John Colman Wood’s fiction has appeared in Anthropology and Humanism, and he has twice won the Ethnographic Fiction Prize of the Society for Humanistic Anthropology. He is the author most recently of The Names of Things as well as When Men Are Women: Manhood among Gabra Nomads of East Africa.
"The writing in The Names of Things is beautiful, hypnotic, and exacting. . . "
". . .a thoughtful, patient, and ultimately rewarding book. . ."
"The Names of Things beautifully renders one man’s struggle to balance his life’s work with the love of his life...a profound and moving story."
Before I started reading The Names of Things by John Colman Wood, I found myself thinking about what I expected out of a novel that centers on an American’s experiences in another culture. At the minimum, I decided that I expected a vivid presentation of the ‘other place.’ I wanted to live it like I was there. Really, I was expecting something like a vicarious travel experience. However, I found as I read that I was a little off base with what I expected from The Names of Things. As I found out, the book was much more than I expected.
Mind you, that is not to say that Wood does not vividly paint the remote African desert and the nomadic culture that the narrator encounters there. This sample should dispel any possible doubts of that:
Each morning the sheep and goats went en masse to pasture, and then, about an hour later, after they, too, were milked, the camels left with the older boys. It was a great to-do. The small stock streamed out of the thorn-branch pens, and, though many, they moved as fish in school, the hooves together making the patter of rainfall across the pebbles. They were gone before you knew it. Not so the camels, which were loud and impatient. The huge animals stood in their corrals anticipating pasture. They face the same direction, groaning and snuffling and snaking their tawny heads at one another, as if to argue over the exact moment the humans would come and let them out. When their herdsman finally came, the camels, like passengers at an airport gate, edged forward, jostling for an advantage that evaporated as soon as they were on the other side. As one corral left, long necks ticking forward like metronomes, the camels in other corrals groaned the loader, envious, worried that they would be left behind. The young men in charge would beat them back with sticks so they’d come out of their gates in order and not all at once. The moaned together like a colony of seals.
What I mean is that The Names of Things is not a simple vicarious travel novel, in either presentation or effect.
After all, the narrator may be in the African desert. However, he had been there before. He is an anthropologist and had come to study the nomads of the area, forcing his wife to accompany him. After they returned home, his wife died of an unnamed illness. The narrator’s grief is complicated when he discovers that one of their nomad friends also died of the same illness, making him wonder if his wife had an affair:
On the next page was a portrait of Abudo, his friend and informant.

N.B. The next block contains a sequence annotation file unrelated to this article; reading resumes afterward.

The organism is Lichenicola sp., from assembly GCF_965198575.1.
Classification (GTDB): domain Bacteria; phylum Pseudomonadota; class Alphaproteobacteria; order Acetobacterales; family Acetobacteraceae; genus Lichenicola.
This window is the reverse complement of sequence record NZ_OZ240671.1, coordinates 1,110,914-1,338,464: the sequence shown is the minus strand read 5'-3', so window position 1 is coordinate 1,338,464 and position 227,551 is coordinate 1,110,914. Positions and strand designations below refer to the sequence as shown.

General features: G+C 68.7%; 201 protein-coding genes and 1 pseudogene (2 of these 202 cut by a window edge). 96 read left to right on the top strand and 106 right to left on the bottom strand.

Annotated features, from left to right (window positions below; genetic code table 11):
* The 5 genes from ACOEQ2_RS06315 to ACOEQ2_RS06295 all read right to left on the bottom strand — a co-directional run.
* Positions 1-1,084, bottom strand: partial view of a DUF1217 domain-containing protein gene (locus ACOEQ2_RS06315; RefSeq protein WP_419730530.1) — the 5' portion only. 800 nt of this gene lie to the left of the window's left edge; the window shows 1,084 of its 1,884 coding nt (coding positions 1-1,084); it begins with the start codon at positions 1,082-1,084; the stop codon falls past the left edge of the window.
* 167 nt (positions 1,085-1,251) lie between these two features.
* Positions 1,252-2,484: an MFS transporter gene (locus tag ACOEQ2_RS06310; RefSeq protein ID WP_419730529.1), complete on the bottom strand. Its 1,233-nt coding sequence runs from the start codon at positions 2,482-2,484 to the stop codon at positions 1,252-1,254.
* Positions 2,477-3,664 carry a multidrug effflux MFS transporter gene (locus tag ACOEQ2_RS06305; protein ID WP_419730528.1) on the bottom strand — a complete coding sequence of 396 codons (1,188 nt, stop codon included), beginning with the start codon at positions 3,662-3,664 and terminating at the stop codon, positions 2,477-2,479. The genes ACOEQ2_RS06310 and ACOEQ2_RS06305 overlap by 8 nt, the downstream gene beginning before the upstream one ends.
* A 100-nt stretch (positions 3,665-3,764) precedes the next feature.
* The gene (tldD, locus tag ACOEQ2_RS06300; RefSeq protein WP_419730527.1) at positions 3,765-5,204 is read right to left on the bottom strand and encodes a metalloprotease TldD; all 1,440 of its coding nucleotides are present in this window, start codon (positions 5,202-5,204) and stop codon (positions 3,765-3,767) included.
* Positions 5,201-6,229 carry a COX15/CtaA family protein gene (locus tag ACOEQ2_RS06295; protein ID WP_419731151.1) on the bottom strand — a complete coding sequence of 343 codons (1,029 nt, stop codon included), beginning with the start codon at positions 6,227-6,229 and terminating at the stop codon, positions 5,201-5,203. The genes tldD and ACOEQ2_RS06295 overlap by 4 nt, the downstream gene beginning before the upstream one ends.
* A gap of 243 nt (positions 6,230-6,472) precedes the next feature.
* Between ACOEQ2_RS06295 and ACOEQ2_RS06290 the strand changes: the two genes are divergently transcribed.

He was not jealous by nature, but jealousy is a feeling of want, and at the moment he was empty. He wanted her, wanted her more than he had wanted her when she was alive. Of course he did: wanting is never as acute as wanting what one does not have. She was dead. He had lost himself.
Here was his wife, his partner, his best friend, drawing pictures of herself with another man.
* * *
Abudo’s death untethered him. If he was adrift before, he was now without sight of land. What most disturbed him, what filled his head with whirling, deafening voices and drained his heart of ballast, was to learn that Abudo died of the same scourge that killed his wife. That fact set in motion a confusion of feeling he wasn’t able to shrug off.
He then returns to Africa and the nomads.
However, the narrator is not really investigating whether or not his wife was unfaithful. In truth, he never even seems to really ask anyone. Instead, he is doing something different:
He returned to campus the following week but was more elsewhere than ever, though elsewhere now had location. The idea had come to him. He would go back, as soon as the semester was over, to visit Abudo’s family, to travel among people called Dasse whom he and his wife had known together, about whose rituals of life and death he had written two books and numerous articles, but mainly to see the place again where they had discovered and lost each other.
Wood weaves a wonderful tale here. Though the narrator’s travels in Africa are depicted marvelously, the narrator’s journey is more internal than external. He wanders through who his wife really was, who he and his wife were to each other, their competing views on life and how it is to be lived, and numerous other things. The narrator may travel the physical world extensively, but such distance is small compared to the internal distances he travels.
In the end, satisfactorily Wood presents more questions than answers. He presents more in the journey, as only this particular narrator can perform it, than in any particular factual accuracy or resolution. The result is beautiful and haunting. I highly recommend reading this book.